About Stephen J Carter:
I’m a Canadian living in Chiang Mai, Thailand. Something about this northern city makes it a perfect place to write. I set my horror novels in Thailand probably because Thais have such a rich supernatural tradition. I’ll likely continue writing and publishing ebooks here until they physically drag me away. As for my work load, ironically I’m far busier now with the daily writing, revising, editing, and promoting than I was in the academic world years ago. Frankly, I wouldn’t have it any other way!
What inspires you to write?
When I sit down with a book the curtain goes up in my mind and the story world rolls in. Could anything be more magical? I write to recapture that moment. Doing it well makes me feel literally more alive. What else inspires me – nature, books, faces, voices, tastes, history … almost anything. I also find I feel a grey pall and gloom settle over everything when I don’t write.
Tell us about your writing process.
I planned and outlined my first novel exhaustively, drawing up a stairway of steps (scenes) on a 5-foot long scroll of old-style printer paper. At first I did that to convince myself the project was do-able, but then I started to enjoy the process of seeing the story events in one majestic arc. It didn’t matter to me that I changed quite a lot of that plan, it felt great to see a blueprint for my story. I’ve done a truncated version of this on more recent projects. I write up a list of each Act’s goal, the climactic problem, the hero’s decision, and the outcome of that (turning point). With this I can see the story’s arc of events. And that’s enough.
I write every day. I do this long-hand and then type up the accumulated pages about a week later, revising as I type. After I finish this first and second draft, I print it out and proofread, doing a third revision. Then I do a fourth and final revision, and format it for upload as a mobi file for the kindle.
For Fiction Writers: Do you listen (or talk to) to your characters?
I talk to my characters, encourage them, commiserate, but it’s more a monologue than a dialog. I spend much more time visualizing and working on scene flow. So character voice has been an area of weakness for me. Characters might ring true if the story comes to me in a series of pulses where I simply put it down on paper after seeing multiple versions of scenes as though it’s a movie. But that rarely happens.
Usually it’s as tough a slog imagining the action as getting it down, and then the characters are often lacking in motivation and underlying principles. In the future I intend to write Act 1 in a story several times, each time from a different character’s point of view. After that I think each of them would be clearer for me: what they most want, fear, regret, hate, and secretly aspire to.
What advice would you give other writers?
In terms of creating a story, imagine yourself as someone else telling the story. Give it a definite narrator to be the half-way point between you and the characters. Alternatively, make the hero into the narrator, telling his own story. The trick is to find a way to sink right away into the magic of this different world every day as you write.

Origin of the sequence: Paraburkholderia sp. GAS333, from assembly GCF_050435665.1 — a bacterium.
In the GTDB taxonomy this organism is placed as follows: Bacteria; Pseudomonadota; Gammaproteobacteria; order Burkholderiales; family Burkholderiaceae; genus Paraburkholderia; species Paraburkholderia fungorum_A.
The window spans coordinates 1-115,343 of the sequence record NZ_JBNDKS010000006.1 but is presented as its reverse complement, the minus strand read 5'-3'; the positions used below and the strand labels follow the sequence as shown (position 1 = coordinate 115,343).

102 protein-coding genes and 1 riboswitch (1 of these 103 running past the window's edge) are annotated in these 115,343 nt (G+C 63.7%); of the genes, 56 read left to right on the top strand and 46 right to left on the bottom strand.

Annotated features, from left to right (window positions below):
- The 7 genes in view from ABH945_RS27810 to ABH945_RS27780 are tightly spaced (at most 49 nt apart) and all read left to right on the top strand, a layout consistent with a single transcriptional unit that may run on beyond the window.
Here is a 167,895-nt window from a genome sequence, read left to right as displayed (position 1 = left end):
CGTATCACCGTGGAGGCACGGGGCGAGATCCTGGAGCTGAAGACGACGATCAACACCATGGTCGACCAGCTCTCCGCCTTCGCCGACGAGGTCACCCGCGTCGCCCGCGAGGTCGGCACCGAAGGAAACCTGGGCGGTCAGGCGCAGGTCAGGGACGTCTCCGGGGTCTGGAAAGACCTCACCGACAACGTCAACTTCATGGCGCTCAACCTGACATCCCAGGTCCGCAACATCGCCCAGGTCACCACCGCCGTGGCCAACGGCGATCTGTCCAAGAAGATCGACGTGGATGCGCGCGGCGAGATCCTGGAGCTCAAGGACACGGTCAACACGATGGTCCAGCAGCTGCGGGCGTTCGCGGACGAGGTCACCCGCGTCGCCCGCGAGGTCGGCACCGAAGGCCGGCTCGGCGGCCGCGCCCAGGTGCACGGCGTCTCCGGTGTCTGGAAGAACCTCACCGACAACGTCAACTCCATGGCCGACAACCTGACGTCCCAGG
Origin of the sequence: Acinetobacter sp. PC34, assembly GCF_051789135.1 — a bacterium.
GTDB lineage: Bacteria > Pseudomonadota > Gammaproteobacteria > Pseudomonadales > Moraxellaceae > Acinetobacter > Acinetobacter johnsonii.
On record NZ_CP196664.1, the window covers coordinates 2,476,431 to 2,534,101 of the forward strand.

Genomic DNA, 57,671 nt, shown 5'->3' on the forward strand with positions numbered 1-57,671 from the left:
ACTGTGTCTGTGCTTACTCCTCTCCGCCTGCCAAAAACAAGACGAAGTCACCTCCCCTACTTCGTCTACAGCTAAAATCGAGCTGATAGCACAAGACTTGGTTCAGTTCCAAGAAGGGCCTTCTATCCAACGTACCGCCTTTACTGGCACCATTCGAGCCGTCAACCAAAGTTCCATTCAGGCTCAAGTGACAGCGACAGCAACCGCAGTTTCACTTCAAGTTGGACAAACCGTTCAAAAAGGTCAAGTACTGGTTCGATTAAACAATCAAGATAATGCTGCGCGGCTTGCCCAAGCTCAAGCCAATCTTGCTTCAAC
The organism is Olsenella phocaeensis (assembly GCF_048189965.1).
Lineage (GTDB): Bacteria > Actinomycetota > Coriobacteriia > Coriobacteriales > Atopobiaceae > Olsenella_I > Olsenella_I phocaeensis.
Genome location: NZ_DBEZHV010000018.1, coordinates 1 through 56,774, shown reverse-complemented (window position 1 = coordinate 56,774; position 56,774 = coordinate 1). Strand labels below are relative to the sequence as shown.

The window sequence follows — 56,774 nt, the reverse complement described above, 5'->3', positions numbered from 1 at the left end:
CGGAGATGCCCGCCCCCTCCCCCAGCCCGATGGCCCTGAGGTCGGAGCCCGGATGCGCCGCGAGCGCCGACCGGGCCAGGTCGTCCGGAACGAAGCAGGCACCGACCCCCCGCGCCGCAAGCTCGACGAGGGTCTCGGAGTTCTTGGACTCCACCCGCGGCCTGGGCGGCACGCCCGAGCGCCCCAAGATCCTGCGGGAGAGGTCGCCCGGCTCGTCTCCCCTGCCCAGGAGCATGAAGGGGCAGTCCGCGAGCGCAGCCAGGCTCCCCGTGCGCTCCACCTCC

For promotion and marketing, try to re-frame it in a way so it becomes an adventure for you. This will take about 30-40% of your time and energy, so making it fun is important. Just as a writer draws a reader into his/her story world when they read your book, we also have to learn a way to draw them to the vestibule of that world, and invite them in. You’ll either slowly build a recognizable ‘brand’ for your catalog of books, or you’ll build a relationship between yourself and readers.
How did you decide how to publish your books?
I had one finished book that I’d wanted to publish, and the eBook route seemed worth a shot. But of course I had no idea of what I was doing initially. I assumed there would be a vetting and editing process, that my submitted MSWord file (to an ePub platform) would be read and approved by a person, not a formatting bot. But of course the site software just converted my file, added the cover I’d included, and it went live a short time later. Maybe if I’d known what the odds were against success, and how literally nobody would read it for 2 years, I might have had second thoughts.
After a year I posted my three titles (by then) at two additional ePub retail platforms. But there was no change. Six months later I cancelled all that, learned Kindle formatting, and submitted to Amazon. I immediately had a handful of downloads each month, which continued moderately increasing. I recently found a way to invite readers one-on-one to post a review on my books (via Twitter followers). That’s resulted in a bump in reviews and downloads for each title. And that’s where I stand now. Promotion is clearly a work-in-progress.
What do you think about the future of book publishing?
I believe ebooks are still basically a print book on a screen, so despite several years of exponential growth their potential has yet to be realized. By analogy, Google maps weren’t popular at first. They became popular not because they mimicked static maps (as ebooks mimic print), but instead offered apps and features not available on static maps. I have no idea what such future dynamic features in ebooks might be, but once that happens the next wave of exponential ebook growth will begin.
What genres do you write?: SF, Horror, Writing Skills, and Metaphysical
What formats are your books in?: eBook
All information in this post is presented “as is” supplied by the author. We don’t edit, to allow you, the reader, to hear the author in their own voice.